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AMO Complete® MoisturePlus Acanthamoeba Keratitis Recall Lawsuit

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C.L. Mike Schmidt Published by C.L. Mike Schmidt

The Advanced Medical Optics (AMO) Complete® MoisturePlus™ contact lens solution has been linked to serious eye infections including the development of Acanthamoeba keratitis and microbial Keratitis. 

If you or a loved one have developed a corneal infection (keratitis) while using any multi-purpose contact lens solution, you should contact us immediately. You may be entitled to compensation and we can help.

Why You Should Choose Schmidt & Clark, LLP: Our law firm is one of the most active firms in the country regarding the ongoing Complete® MoisturePlus™ litigation.

Breaking News Regarding Acanthamoeba Keratitis & Complete® MoisturePlus™

  • June 21, 2009 – “FDA Reports Show Abbott Labs Subsidiary Failed to Disclose Parasite Eye Infections Tied to Contact Lens Solution”
  • June 20, 2009 – NYTimes.com & Associated Press Article, “Contact solution maker failed to report problems” [1]

What is Acanthamoeba Keratitis?

Acanthamoeba Keratitis primarily affects otherwise healthy people, most of whom wear contact lenses. In the United States, an estimated 85% of cases occur in contact lens users. Acanthamoeba Keratitis is a rare, local infection of the eye that typically occurs in healthy persons and can result in permanent visual impairment or blindness. Acanthamoeba Keratitis varies greatly from person to person.

Symptoms

The symptoms of Acanthamoeba Keratitis vary greatly from person to person.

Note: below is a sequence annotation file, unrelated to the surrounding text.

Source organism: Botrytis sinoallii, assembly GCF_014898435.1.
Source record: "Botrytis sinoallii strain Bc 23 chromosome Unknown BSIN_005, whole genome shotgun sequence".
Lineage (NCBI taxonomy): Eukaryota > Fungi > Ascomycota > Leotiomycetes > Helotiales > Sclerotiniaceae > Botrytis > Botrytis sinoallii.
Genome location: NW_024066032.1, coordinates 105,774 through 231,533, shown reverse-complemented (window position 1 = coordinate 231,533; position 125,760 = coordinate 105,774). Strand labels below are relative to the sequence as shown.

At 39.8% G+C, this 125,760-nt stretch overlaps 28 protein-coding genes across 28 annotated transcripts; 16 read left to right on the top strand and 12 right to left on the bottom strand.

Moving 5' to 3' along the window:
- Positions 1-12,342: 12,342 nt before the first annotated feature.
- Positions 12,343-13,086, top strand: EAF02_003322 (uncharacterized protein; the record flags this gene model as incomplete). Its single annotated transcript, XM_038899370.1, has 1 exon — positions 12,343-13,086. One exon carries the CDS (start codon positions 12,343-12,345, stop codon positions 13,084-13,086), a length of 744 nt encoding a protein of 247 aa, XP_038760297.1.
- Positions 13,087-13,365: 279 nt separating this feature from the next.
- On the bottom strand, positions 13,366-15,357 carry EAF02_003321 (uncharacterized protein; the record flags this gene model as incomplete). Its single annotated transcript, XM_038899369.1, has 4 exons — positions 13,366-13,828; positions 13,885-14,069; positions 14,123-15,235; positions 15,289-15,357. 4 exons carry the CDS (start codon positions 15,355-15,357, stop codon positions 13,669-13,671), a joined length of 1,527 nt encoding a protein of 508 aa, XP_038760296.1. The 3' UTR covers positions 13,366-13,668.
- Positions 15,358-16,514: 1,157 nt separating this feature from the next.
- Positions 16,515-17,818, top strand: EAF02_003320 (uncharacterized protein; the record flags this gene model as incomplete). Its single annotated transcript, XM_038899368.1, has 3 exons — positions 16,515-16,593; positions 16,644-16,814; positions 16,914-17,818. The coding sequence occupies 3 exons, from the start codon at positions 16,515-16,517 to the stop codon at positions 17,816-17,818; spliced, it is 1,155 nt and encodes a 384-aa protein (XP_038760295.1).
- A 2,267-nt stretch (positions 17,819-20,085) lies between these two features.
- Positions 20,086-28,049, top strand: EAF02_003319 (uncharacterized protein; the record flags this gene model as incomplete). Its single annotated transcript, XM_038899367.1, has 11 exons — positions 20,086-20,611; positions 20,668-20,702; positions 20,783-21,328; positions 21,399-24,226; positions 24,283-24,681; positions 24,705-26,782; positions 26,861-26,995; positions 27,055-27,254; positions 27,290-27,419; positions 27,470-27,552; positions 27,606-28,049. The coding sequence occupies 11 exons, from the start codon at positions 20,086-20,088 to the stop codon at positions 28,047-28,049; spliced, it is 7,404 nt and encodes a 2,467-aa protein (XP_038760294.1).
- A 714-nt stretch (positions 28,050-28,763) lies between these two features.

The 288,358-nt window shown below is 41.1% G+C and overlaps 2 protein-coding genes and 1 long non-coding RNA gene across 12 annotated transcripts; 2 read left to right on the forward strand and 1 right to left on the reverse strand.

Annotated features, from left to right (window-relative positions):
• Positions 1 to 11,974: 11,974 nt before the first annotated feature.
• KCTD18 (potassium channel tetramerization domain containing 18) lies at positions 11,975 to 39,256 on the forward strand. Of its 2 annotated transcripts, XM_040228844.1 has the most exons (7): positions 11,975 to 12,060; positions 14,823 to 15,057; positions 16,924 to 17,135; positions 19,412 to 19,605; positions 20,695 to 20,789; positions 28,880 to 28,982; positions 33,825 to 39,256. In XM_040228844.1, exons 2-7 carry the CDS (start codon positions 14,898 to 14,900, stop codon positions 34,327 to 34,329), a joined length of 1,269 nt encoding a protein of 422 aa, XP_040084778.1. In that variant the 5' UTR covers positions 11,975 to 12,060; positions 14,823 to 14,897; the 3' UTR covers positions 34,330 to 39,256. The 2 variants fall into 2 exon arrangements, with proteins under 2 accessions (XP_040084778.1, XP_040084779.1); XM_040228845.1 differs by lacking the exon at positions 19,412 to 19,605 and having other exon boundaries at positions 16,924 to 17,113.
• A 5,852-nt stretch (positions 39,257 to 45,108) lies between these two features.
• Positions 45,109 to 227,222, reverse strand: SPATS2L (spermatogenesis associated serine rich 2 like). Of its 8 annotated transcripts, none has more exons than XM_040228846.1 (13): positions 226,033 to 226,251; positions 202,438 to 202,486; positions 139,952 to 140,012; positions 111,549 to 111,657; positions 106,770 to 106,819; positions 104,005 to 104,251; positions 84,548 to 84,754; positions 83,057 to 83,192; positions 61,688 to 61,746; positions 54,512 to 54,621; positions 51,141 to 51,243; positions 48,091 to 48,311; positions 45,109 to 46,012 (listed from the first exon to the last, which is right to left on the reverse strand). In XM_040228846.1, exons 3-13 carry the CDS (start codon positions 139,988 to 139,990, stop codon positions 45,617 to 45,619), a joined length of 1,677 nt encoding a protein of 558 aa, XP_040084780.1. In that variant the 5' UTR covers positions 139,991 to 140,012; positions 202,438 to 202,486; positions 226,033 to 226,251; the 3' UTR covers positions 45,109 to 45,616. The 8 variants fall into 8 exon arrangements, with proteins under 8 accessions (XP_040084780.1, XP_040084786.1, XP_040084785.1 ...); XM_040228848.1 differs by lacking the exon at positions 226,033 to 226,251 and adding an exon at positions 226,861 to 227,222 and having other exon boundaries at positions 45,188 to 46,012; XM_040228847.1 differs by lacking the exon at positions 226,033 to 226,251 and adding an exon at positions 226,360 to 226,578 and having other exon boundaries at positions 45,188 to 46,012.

Generally, people that have been diagnosed with Acanthamoeba Keratitis exhibit the following symptoms:

  • Eye pain
  • Eye redness
  • Blurred vision
  • Sensitivity to light
  • Sensation of something in the eye
  • Excessive tearing

Because there are similarities with symptoms of other eye infections, early diagnosis is essential for effective treatment of Acanthamoeba Keratitis.

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Diagnosis

Early diagnosis is essential for effective treatment of Acanthamoeba Keratitis. The infection is usually diagnosed by an eye specialist based on symptoms, growth of the ameba from a scraping of the eye, and/or seeing the ameba by a process called confocal microscopy.

Talk to your doctor: Acanthamoeba Keratitis is often misdiagnosed, and/or confused with other forms of keratitis caused by bacteria, fungus or viruses such as herpes. If you have developed a corneal infection that has not responded well to treatment, you may want to ask your doctor to consider acanthamoeba.

Treatment

Several prescription eye medications are available for treatment. However, the infection can sometimes be difficult to treat and the best treatment regimen for each patient should be determined by an eye doctor. If you suspect your eye might be infected with Acanthamoeba Keratitis, see an ophthalmologist immediately.

Acanthamoeba Keratitis & AMO Complete® MoisturePlus™ Recall

In the second nationwide recall, Advanced Medical Optics (AMO) in association with the U.S. Centers for Disease Control and the U.S. Food & Drug Administration (FDA) is voluntarily recalling its popular its Complete® MoisturePlus™ Multi-Purpose Solution.